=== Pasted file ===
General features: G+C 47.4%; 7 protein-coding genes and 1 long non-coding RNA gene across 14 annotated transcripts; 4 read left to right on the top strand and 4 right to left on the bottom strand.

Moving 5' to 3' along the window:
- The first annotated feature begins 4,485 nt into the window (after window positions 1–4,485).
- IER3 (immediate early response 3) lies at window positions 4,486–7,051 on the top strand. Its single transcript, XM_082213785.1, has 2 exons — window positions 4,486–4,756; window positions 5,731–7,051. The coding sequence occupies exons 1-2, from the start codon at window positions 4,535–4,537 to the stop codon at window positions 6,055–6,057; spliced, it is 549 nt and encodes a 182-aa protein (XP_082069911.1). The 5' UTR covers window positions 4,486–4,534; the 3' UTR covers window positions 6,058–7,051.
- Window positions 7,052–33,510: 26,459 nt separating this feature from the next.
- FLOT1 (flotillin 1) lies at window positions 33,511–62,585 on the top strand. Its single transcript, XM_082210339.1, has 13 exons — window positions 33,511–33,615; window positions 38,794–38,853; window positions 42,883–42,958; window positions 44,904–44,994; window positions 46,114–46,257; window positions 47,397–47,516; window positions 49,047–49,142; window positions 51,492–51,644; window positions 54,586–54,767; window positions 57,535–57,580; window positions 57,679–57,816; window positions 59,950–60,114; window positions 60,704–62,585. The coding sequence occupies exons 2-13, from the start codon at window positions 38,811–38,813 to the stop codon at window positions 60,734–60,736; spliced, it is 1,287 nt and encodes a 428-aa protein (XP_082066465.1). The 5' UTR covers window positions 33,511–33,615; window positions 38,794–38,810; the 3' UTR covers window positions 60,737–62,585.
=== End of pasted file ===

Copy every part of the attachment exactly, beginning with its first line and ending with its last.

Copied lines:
General features: G+C 47.4%; 7 protein-coding genes and 1 long non-coding RNA gene across 14 annotated transcripts; 4 read left to right on the top strand and 4 right to left on the bottom strand.

Moving 5' to 3' along the window:
- The first annotated feature begins 4,485 nt into the window (after window positions 1–4,485).
- IER3 (immediate early response 3) lies at window positions 4,486–7,051 on the top strand. Its single transcript, XM_082213785.1, has 2 exons — window positions 4,486–4,756; window positions 5,731–7,051. The coding sequence occupies exons 1-2, from the start codon at window positions 4,535–4,537 to the stop codon at window positions 6,055–6,057; spliced, it is 549 nt and encodes a 182-aa protein (XP_082069911.1). The 5' UTR covers window positions 4,486–4,534; the 3' UTR covers window positions 6,058–7,051.
- Window positions 7,052–33,510: 26,459 nt separating this feature from the next.
- FLOT1 (flotillin 1) lies at window positions 33,511–62,585 on the top strand. Its single transcript, XM_082210339.1, has 13 exons — window positions 33,511–33,615; window positions 38,794–38,853; window positions 42,883–42,958; window positions 44,904–44,994; window positions 46,114–46,257; window positions 47,397–47,516; window positions 49,047–49,142; window positions 51,492–51,644; window positions 54,586–54,767; window positions 57,535–57,580; window positions 57,679–57,816; window positions 59,950–60,114; window positions 60,704–62,585. The coding sequence occupies exons 2-13, from the start codon at window positions 38,811–38,813 to the stop codon at window positions 60,734–60,736; spliced, it is 1,287 nt and encodes a 428-aa protein (XP_082066465.1). The 5' UTR covers window positions 33,511–33,615; window positions 38,794–38,810; the 3' UTR covers window positions 60,737–62,585.